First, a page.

Hebrew Chrestomathy

A place for those new to Biblical Hebrew to ask basic questions about the language of the Hebrew Bible.
Forum rules
Members will observe the rules for respectful discourse at all times!
Please sign all posts with your first and last (family) name.
Post Reply
User avatar
Jason Hare
Posts: 1195
Joined: Mon Sep 30, 2013 5:07 am
Location: Tel Aviv, Israel
Contact:

Hebrew Chrestomathy

Post by Jason Hare »

Has anyone used a Hebrew chrestomathy (χρηστὴ μάθη) while learning or teaching Hebrew? Do you think it could be useful in any way?

Here is an example of what I'm asking about.
Jason Hare
Tel Aviv, Israel
www.thehebrewcafe.com
Nihil est peius iis, qui paulum aliquid ultra primas litteras
progressi falsam sibi scientiæ persusionem induerunt.

— Quintilian
User avatar
Kirk Lowery
Site Admin
Posts: 330
Joined: Fri Aug 09, 2013 12:03 pm
Location: Philadelphia, Pennsylvania
Contact:

Re: Hebrew Chrestomathy

Post by Kirk Lowery »

So...you talking about a graded reader?
Kirk E. Lowery, PhD
B-Hebrew Site Administrator & Moderator
blog: https://blogs.emdros.org/eh
User avatar
Jason Hare
Posts: 1195
Joined: Mon Sep 30, 2013 5:07 am
Location: Tel Aviv, Israel
Contact:

Re: Hebrew Chrestomathy

Post by Jason Hare »

Kirk Lowery wrote: Mon Jan 11, 2021 11:47 am So...you talking about a graded reader?
Yeah, but old style!
Jason Hare
Tel Aviv, Israel
www.thehebrewcafe.com
Nihil est peius iis, qui paulum aliquid ultra primas litteras
progressi falsam sibi scientiæ persusionem induerunt.

— Quintilian
ralph
Posts: 167
Joined: Sun Jan 22, 2017 7:20 am

Re: Hebrew Chrestomathy

Post by ralph »

I don't know if this is the kind of thing you have in mind, but there is a book, on biblical hebrew - called "The First Hebrew Primer", and it has sections near the end that have stories that aren't from tanach, like "hansel and gretl", which are simpler to read than Tanach, and have a vocabulary list at the beginning.

I found it to be the best part of the book and I would have liked much more of that.

My view is that if I were to get really into learning Hebrew again, then even though my interest is biblical hebrew, i'd actually learn modern hebrew because it is much easier to become fluent in modern hebrew, and then i'd try to apply that to biblical hebrew.. I did go through that book and have been on biblical hebrew courses but never achieved any fluency.

I went on a biblical hebrew course once that went through the Primer book, and I was OK going through a book.. i'd have preferred going through a more rigorous book, but OK ... I learnt quite a bit from that.. But then the next stage was classes going through reading Tanach, and then for me it all went down the toilet.. because nobody ever got fluent.. We were told what we'd be reading before the lesson so people would spend ages looking up words and writing the meaning of the words down, which made for huge homeworks, and the homeworks were almost like cheating.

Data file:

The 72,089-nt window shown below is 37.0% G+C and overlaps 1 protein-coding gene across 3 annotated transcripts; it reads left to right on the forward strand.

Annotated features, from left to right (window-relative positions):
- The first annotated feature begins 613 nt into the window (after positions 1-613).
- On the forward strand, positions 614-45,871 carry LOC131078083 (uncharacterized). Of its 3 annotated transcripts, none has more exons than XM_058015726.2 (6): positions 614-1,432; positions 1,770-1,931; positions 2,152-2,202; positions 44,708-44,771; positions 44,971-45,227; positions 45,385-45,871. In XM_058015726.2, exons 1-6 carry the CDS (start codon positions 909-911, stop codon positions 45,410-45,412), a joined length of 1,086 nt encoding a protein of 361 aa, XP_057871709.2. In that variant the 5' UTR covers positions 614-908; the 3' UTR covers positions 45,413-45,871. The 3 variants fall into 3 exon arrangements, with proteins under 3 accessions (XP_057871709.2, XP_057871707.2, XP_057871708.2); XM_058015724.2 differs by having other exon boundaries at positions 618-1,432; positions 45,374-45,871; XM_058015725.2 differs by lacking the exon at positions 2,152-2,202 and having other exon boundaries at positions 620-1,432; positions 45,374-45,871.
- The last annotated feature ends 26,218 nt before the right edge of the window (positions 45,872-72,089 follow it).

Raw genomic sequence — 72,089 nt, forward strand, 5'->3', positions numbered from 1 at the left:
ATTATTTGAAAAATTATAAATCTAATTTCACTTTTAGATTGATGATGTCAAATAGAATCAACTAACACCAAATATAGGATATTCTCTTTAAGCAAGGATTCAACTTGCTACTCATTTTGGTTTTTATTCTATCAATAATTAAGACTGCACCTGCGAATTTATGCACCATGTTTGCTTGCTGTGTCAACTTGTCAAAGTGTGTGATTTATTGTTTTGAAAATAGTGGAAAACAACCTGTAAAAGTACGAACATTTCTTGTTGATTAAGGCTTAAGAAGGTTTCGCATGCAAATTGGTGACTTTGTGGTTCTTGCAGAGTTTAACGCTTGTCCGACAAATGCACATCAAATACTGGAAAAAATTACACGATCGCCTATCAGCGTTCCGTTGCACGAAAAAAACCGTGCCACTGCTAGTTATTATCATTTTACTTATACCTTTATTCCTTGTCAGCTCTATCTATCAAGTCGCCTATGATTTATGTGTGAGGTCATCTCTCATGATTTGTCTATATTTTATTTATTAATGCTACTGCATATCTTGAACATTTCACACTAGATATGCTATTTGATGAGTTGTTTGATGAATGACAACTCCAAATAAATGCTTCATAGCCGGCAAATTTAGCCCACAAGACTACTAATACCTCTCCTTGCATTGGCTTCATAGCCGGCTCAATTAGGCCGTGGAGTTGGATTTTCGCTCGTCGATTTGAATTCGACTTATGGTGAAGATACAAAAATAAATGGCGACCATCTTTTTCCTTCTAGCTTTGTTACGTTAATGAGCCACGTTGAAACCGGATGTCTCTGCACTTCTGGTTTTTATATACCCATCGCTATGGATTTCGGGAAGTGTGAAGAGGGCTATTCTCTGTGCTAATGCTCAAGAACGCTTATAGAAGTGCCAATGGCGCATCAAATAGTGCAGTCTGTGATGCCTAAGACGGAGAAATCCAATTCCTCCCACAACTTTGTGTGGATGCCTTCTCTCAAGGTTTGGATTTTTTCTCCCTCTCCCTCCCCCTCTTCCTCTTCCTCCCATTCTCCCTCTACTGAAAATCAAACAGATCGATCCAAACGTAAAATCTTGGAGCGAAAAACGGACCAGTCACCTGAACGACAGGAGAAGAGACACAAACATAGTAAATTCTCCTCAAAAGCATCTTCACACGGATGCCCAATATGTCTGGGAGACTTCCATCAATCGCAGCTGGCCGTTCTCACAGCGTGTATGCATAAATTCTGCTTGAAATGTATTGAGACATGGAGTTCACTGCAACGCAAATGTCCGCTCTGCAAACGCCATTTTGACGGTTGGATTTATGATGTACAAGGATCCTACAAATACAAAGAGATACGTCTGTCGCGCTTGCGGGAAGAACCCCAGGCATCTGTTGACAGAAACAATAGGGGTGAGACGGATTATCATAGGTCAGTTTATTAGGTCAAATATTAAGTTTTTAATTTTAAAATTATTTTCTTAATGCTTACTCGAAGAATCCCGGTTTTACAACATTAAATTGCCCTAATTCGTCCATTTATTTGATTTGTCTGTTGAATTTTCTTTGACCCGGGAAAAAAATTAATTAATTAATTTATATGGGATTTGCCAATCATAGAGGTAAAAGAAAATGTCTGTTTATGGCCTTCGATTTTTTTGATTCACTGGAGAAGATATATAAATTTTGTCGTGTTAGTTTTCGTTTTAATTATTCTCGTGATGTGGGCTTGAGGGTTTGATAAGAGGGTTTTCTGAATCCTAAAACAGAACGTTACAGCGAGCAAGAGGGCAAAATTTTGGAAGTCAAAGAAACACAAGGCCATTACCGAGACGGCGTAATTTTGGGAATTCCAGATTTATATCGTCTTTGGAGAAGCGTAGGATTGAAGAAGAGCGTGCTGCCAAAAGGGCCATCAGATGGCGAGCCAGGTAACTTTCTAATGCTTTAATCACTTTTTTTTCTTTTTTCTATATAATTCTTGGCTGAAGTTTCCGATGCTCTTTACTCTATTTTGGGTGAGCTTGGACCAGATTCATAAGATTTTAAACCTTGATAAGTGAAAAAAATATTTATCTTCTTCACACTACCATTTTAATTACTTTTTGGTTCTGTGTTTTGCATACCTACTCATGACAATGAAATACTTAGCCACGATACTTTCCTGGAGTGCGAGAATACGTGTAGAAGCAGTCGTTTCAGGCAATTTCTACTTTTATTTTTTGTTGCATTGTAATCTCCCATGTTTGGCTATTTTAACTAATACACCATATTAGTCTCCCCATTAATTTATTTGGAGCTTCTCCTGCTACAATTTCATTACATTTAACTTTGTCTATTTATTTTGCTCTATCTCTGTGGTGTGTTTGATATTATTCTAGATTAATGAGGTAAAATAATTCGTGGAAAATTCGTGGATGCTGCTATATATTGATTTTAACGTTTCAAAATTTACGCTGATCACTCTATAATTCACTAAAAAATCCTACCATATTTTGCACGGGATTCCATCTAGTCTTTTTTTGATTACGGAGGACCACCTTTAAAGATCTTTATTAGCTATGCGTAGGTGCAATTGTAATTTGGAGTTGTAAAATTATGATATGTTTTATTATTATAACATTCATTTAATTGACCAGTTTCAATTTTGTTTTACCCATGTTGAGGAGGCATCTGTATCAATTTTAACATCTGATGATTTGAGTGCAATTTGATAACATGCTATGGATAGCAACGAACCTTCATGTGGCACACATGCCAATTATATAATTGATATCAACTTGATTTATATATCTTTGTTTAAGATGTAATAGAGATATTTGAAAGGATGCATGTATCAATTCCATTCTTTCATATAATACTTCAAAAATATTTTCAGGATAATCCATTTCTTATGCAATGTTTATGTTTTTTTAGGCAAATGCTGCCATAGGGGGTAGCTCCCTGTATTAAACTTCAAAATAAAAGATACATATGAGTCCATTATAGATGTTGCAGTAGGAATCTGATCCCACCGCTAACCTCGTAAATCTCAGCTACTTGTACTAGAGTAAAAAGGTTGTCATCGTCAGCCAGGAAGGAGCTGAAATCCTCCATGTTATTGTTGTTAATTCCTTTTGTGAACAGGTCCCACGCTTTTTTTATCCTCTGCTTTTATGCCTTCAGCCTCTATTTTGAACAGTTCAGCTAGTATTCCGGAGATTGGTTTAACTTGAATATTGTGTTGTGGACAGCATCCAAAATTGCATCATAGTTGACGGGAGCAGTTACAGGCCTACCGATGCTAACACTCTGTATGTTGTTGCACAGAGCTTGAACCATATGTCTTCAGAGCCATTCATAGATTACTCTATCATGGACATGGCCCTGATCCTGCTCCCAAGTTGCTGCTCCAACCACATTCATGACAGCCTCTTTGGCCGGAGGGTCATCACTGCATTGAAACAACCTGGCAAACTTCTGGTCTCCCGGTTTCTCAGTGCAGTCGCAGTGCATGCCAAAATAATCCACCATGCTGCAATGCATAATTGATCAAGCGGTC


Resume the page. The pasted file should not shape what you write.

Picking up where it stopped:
And what happened was it merged together reading and translation. Most people on biblical hebrew courses are not fluent readers. And so we would sit there in the class listening to a text being read by those taking the class, so, listening to it read poorly and slowly, each person would take turns to read. So the pace was really slow unless somebody was jewish / had attended a jewish primary school or synagogue, and could read fast(like maybe 1/10 people in the class could read-sounding out the words- correctly and at a good pace). And then the translation people would do was quite flawless 'cos they'd just copied it from a bible translation at home as part of their homework. We were no longer doing exercises anymore(eg exercises from the book). And so I no longer found much benefit to me from the classes.

Having reading exercises that would build up to being able to read the tanach would have been great but that material doesn't seem to be out there.

Miles Van Pelt is amazing and has thought of so many things.. to the extent that if you think "wouldn't a particular teaching tool be useful", check if he has done it and he may have.. I have a book, "Graded reader of biblical hebrew" by Pratico and Pelt... I haven't tried it 'cos I got it quite late in my interest. He has not written his own stories though.. flicking through it it looks like purely extracts from Tanach. (With vocabulary lists and parsing exercises)

What the Primer book does is great with doing its own stories so carefully chosen vocabulary and structure.. in the writing.. but even that, is not something that would build up to biblical fluency there isn't enough of it. It'd perhaps be a big project for somebody to do it..And the primer book only has a few of them, near the end of the book.

I realised there's probably far more material out there for people to become fluent in modern hebrew than to become fluent in biblical hebrew. To the extent that to become fluent in biblical i'd probably have to get into modern hebrew, and that'd be a big new hobby to take on!
Ralph Zak
Post Reply